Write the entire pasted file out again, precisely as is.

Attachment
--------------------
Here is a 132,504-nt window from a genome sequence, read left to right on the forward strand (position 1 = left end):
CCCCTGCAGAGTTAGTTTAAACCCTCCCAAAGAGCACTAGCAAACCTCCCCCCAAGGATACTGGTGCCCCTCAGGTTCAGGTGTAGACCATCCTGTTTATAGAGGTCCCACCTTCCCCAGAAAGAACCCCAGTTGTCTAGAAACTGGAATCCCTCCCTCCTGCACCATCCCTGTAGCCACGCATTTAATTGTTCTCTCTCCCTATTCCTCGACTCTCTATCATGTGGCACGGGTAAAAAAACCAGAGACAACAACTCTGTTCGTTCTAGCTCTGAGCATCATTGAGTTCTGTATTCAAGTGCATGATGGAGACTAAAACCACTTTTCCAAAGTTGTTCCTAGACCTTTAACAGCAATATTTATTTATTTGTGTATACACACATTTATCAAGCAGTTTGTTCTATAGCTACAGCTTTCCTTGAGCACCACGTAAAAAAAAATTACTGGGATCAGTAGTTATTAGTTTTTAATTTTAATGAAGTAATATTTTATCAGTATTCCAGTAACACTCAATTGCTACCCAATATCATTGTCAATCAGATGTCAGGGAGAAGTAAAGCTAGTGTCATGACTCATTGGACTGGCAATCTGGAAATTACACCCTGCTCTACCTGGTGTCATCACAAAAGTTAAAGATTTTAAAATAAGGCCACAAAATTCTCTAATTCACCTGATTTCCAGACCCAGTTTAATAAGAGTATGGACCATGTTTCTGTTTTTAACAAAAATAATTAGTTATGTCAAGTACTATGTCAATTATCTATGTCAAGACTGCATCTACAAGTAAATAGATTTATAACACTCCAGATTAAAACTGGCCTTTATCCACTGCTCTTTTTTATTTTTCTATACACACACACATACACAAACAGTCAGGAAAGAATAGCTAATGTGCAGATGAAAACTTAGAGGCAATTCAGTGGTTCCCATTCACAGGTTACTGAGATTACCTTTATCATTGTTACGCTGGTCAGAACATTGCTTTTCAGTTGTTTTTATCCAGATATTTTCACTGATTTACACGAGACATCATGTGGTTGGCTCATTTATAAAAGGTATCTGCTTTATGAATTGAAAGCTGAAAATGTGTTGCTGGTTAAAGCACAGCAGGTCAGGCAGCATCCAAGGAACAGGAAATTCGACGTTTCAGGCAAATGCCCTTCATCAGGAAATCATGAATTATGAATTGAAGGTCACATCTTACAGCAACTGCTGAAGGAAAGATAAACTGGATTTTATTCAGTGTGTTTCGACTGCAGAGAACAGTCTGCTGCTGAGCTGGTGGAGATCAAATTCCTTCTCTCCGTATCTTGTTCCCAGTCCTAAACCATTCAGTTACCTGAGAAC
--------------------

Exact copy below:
Here is a 132,504-nt window from a genome sequence, read left to right on the forward strand (position 1 = left end):
CCCCTGCAGAGTTAGTTTAAACCCTCCCAAAGAGCACTAGCAAACCTCCCCCCAAGGATACTGGTGCCCCTCAGGTTCAGGTGTAGACCATCCTGTTTATAGAGGTCCCACCTTCCCCAGAAAGAACCCCAGTTGTCTAGAAACTGGAATCCCTCCCTCCTGCACCATCCCTGTAGCCACGCATTTAATTGTTCTCTCTCCCTATTCCTCGACTCTCTATCATGTGGCACGGGTAAAAAAACCAGAGACAACAACTCTGTTCGTTCTAGCTCTGAGCATCATTGAGTTCTGTATTCAAGTGCATGATGGAGACTAAAACCACTTTTCCAAAGTTGTTCCTAGACCTTTAACAGCAATATTTATTTATTTGTGTATACACACATTTATCAAGCAGTTTGTTCTATAGCTACAGCTTTCCTTGAGCACCACGTAAAAAAAAATTACTGGGATCAGTAGTTATTAGTTTTTAATTTTAATGAAGTAATATTTTATCAGTATTCCAGTAACACTCAATTGCTACCCAATATCATTGTCAATCAGATGTCAGGGAGAAGTAAAGCTAGTGTCATGACTCATTGGACTGGCAATCTGGAAATTACACCCTGCTCTACCTGGTGTCATCACAAAAGTTAAAGATTTTAAAATAAGGCCACAAAATTCTCTAATTCACCTGATTTCCAGACCCAGTTTAATAAGAGTATGGACCATGTTTCTGTTTTTAACAAAAATAATTAGTTATGTCAAGTACTATGTCAATTATCTATGTCAAGACTGCATCTACAAGTAAATAGATTTATAACACTCCAGATTAAAACTGGCCTTTATCCACTGCTCTTTTTTATTTTTCTATACACACACACATACACAAACAGTCAGGAAAGAATAGCTAATGTGCAGATGAAAACTTAGAGGCAATTCAGTGGTTCCCATTCACAGGTTACTGAGATTACCTTTATCATTGTTACGCTGGTCAGAACATTGCTTTTCAGTTGTTTTTATCCAGATATTTTCACTGATTTACACGAGACATCATGTGGTTGGCTCATTTATAAAAGGTATCTGCTTTATGAATTGAAAGCTGAAAATGTGTTGCTGGTTAAAGCACAGCAGGTCAGGCAGCATCCAAGGAACAGGAAATTCGACGTTTCAGGCAAATGCCCTTCATCAGGAAATCATGAATTATGAATTGAAGGTCACATCTTACAGCAACTGCTGAAGGAAAGATAAACTGGATTTTATTCAGTGTGTTTCGACTGCAGAGAACAGTCTGCTGCTGAGCTGGTGGAGATCAAATTCCTTCTCTCCGTATCTTGTTCCCAGTCCTAAACCATTCAGTTACCTGAGAAC